Jürgen Steimle, professor

Soft interactive surfaces for tangible and wearable user interfaces

Unfortunately, “Soft interactive surfaces for tangible and wearable user interfaces” has been canceled. Stay tuned for an announcement about our September talk.

Hugh Beyer
  • Jürgen Steimle, Professor, Saarland University and Researcher, Max Planck Institute for Informatics
  • Monday, June 19 at 6:30 PM
  • At IBM Thomas J Watson Research Center, 1 Rogers Street, Cambridge, MA 02142

Please register. It helps us and our hosts plan.


Central aspects of Mark Weiser’s vision of Ubiquitous Computing have become reality. However, the rigid nature of today’s interactive surfaces is limiting in several ways: it not only restricts the embedding of user interfaces in the physical environment, but also limits mobile use, interaction, and customization. These problems can be addressed through a research focus on future forms of interactive surfaces which are deformable, stretchable, and support multi-modal interactions.

This talk will give an overview of recent work on deformable sensor and output surfaces. Starting from sensors and displays on paper-like surfaces, it will introduce techniques for realizing interactive temporary tattoos. These conform to fine wrinkles and highly curved body locations, and turn the human skin into an input and output surface. Lastly, the talk will present approaches for making 3D printed objects interactive, by embedding conductive structures.

Together, these approaches demonstrate the potential of digital fabrication and printed electronics for realizing sensors and output in new form factors, which are compatible with highly individual geometries and custom user preferences.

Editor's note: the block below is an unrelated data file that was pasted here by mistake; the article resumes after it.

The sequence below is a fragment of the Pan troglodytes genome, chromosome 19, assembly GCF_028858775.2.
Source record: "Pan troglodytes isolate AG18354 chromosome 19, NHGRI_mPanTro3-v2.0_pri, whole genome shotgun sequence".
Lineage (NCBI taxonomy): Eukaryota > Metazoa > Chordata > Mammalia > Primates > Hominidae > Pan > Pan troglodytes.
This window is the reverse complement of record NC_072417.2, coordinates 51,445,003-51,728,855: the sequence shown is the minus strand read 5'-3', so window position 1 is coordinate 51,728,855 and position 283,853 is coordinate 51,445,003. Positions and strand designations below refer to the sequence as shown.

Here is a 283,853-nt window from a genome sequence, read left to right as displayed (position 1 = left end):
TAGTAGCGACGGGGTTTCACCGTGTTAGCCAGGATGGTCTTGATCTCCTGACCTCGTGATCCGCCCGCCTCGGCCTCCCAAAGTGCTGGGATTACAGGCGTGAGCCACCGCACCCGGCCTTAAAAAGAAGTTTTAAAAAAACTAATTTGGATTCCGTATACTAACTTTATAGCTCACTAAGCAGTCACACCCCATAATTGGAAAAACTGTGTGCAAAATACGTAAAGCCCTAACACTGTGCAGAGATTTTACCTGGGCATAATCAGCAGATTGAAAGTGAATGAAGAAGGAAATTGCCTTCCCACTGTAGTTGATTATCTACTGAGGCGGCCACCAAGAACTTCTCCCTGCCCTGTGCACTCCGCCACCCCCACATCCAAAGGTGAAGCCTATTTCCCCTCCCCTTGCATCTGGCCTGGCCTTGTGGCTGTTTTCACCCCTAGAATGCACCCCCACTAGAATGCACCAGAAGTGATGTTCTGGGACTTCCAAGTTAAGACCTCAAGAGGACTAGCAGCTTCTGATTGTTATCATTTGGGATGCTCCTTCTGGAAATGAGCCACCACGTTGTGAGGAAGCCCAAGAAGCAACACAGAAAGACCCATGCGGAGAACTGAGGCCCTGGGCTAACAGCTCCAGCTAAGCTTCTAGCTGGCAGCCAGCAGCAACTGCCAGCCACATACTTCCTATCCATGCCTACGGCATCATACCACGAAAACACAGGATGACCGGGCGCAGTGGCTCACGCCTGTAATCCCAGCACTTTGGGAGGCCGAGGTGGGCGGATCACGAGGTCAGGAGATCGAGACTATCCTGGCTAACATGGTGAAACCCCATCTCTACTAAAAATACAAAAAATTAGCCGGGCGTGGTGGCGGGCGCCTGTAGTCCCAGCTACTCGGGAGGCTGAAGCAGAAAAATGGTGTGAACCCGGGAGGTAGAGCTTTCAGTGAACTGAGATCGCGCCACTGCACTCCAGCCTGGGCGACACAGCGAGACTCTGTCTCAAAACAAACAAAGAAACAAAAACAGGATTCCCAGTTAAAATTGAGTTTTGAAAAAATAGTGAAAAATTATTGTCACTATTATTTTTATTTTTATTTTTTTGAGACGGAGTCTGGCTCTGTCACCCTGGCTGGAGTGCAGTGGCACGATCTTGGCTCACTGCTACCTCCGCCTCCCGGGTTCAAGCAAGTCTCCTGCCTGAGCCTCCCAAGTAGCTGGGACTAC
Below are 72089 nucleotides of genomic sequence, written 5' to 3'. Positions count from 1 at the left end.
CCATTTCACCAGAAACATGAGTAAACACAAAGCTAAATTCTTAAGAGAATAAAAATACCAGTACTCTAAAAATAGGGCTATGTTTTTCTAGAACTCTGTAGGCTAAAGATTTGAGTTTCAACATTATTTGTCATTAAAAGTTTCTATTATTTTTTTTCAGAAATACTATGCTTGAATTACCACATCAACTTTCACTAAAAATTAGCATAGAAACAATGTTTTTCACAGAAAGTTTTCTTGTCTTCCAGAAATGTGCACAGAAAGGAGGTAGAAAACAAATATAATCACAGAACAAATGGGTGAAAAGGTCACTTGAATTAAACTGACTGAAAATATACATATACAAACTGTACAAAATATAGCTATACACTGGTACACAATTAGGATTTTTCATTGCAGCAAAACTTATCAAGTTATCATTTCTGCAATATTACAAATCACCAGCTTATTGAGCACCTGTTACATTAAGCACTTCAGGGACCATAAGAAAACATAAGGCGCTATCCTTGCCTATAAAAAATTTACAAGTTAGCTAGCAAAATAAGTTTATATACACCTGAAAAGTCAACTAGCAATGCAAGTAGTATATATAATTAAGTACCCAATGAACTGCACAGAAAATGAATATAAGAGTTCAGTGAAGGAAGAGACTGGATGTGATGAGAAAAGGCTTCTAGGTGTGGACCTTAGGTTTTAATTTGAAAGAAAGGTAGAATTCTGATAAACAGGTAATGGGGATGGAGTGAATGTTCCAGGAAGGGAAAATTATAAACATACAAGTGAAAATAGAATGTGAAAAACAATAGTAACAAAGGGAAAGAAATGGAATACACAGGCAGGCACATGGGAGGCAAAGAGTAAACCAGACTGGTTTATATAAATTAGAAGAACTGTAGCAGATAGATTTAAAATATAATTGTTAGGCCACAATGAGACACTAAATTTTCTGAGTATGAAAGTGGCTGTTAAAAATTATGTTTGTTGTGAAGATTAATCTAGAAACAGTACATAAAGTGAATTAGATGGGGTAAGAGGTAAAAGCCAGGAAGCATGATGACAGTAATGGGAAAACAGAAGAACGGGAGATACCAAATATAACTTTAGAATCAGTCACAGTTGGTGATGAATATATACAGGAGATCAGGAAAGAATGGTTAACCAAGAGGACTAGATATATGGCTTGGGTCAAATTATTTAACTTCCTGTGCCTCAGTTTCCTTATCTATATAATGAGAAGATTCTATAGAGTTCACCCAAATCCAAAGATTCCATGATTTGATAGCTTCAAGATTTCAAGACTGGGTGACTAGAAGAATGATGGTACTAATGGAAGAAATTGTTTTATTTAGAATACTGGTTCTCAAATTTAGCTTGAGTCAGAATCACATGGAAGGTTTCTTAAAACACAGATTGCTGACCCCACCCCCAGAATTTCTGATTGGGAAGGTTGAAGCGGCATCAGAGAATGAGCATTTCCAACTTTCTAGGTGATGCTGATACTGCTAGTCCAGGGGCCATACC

Jürgen Steimle is a full professor at Saarland University and a senior researcher at the Max Planck Institute for Informatics, both located in Saarbruecken, Germany. In 2012-2014 he was a visiting assistant professor at the MIT Media Lab. He holds a PhD from Darmstadt University of Technology. His current focus areas include flexible display and sensor surfaces, on-body interaction and personal fabrication. His work was recognized with an ERC Starting Grant, best paper awards at ACM CHI and UIST, and the Best Computer Science Dissertation Award 2009 by the German, Austrian and Swiss Computer Societies. He is currently serving as program co-chair for TEI 2017 and as general co-chair for ISS 2017.

Event schedule

6:30 – 7:00 Networking over pizza and beverages
7:00 – 8:30 Meeting
8:30 – 9:00 CHI Dessert and more networking


Thank you to our generous sponsors. Interested in sponsoring BostonCHI? Let us know!

IBM Watson Research is hosting us.

Logo for IBM Research, Cambridge

Vitamin T is sponsoring dessert.

Getting there

The meeting room is on the ground floor, behind the security desk. BostonCHI signs will point the way. Transportation guide here.